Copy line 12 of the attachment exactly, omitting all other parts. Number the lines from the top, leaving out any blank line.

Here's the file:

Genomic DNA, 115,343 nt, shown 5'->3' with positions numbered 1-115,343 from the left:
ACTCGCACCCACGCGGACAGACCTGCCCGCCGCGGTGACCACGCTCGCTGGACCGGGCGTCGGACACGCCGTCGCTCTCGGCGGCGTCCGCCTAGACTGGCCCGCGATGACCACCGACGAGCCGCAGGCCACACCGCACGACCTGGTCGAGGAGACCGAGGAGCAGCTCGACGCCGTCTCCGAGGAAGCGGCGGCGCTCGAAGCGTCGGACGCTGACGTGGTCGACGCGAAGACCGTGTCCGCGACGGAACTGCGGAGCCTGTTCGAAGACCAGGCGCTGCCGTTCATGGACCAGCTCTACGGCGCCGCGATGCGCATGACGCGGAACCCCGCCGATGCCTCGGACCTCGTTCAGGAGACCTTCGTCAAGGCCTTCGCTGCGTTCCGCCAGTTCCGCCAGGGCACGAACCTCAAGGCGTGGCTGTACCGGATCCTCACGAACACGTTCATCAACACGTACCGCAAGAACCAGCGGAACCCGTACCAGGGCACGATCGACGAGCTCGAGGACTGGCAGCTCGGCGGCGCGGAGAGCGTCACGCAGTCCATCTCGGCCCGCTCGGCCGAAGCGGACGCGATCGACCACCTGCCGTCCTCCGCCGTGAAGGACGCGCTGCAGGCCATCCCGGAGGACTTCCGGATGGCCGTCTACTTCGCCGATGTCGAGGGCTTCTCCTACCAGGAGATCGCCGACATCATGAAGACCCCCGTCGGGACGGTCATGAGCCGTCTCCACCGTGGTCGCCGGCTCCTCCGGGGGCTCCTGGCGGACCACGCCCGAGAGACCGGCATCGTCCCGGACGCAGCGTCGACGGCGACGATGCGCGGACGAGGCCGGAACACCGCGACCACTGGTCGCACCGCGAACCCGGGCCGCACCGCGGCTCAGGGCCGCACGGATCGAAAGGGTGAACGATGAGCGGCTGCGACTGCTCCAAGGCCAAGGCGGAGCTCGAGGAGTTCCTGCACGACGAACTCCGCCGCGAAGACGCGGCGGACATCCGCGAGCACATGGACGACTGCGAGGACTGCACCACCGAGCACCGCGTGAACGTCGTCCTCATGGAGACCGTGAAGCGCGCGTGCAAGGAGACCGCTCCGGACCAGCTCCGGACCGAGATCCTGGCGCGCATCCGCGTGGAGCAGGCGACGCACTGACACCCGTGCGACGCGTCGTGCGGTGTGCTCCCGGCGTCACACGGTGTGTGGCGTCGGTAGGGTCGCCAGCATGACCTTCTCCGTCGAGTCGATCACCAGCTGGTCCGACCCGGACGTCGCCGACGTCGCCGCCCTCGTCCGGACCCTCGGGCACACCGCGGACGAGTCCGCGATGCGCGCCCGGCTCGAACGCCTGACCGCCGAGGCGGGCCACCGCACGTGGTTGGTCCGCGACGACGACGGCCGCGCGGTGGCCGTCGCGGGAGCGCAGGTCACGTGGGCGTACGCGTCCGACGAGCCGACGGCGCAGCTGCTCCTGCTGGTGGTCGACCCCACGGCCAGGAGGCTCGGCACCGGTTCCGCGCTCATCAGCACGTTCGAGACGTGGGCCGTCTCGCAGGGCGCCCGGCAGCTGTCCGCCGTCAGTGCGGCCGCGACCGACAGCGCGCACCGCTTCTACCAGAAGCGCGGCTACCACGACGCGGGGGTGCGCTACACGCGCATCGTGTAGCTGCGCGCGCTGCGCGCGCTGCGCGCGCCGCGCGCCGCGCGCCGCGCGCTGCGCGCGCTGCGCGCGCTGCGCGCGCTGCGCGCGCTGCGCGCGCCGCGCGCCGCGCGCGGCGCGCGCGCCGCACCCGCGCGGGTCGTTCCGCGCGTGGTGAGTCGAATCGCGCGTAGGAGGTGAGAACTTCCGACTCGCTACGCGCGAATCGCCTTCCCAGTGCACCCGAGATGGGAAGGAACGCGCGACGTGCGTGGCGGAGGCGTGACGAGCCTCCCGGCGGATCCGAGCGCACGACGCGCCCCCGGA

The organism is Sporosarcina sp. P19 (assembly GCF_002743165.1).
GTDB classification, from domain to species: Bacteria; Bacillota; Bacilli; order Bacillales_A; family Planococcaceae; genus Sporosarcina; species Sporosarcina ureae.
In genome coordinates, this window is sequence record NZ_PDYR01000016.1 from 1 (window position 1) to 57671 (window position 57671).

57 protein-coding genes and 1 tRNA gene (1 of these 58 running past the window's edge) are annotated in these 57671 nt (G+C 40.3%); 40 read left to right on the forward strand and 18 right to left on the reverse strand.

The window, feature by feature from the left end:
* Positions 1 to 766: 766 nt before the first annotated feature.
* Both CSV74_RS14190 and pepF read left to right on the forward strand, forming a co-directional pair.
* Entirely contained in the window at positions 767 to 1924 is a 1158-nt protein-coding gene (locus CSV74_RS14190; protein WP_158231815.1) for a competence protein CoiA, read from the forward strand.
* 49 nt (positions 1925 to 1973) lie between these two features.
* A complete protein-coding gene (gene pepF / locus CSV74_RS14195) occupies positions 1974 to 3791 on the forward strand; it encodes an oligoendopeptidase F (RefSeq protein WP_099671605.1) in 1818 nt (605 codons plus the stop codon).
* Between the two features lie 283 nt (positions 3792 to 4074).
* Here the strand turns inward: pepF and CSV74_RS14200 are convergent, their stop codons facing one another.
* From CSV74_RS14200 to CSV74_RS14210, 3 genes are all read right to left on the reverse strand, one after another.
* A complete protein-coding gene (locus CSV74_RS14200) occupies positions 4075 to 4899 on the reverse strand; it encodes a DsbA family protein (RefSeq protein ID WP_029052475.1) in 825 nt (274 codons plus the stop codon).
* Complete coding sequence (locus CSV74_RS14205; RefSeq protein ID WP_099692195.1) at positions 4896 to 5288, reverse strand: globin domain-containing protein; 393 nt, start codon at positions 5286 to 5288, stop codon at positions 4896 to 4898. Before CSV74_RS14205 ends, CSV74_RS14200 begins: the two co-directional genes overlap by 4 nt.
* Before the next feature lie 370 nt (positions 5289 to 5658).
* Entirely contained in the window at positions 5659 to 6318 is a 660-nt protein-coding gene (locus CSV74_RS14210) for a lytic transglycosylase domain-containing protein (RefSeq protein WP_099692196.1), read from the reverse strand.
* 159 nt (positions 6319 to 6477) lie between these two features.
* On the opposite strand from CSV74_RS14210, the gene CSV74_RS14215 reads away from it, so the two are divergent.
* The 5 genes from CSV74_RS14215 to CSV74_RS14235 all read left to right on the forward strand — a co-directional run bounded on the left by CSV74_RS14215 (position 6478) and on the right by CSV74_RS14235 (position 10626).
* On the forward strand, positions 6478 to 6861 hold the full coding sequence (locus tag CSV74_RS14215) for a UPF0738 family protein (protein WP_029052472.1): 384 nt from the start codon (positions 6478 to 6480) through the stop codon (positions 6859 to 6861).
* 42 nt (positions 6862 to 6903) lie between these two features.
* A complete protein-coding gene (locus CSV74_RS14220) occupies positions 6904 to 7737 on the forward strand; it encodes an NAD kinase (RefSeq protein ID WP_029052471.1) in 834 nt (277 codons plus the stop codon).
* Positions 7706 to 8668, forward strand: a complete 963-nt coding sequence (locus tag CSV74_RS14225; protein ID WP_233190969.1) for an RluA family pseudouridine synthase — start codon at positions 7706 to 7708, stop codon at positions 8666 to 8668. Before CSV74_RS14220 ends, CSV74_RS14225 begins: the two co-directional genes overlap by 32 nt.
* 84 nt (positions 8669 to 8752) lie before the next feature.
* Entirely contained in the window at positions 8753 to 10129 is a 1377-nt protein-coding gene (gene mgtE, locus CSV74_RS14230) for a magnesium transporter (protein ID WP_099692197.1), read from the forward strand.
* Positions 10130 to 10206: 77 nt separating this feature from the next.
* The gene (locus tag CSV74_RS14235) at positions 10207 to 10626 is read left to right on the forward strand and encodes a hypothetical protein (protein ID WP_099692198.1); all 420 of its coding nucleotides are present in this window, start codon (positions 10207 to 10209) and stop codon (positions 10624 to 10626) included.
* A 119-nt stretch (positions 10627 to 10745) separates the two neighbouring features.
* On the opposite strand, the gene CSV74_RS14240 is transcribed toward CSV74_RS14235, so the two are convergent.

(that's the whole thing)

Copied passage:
* A complete protein-coding gene (gene pepF / locus CSV74_RS14195) occupies positions 1974 to 3791 on the forward strand; it encodes an oligoendopeptidase F (RefSeq protein WP_099671605.1) in 1818 nt (605 codons plus the stop codon).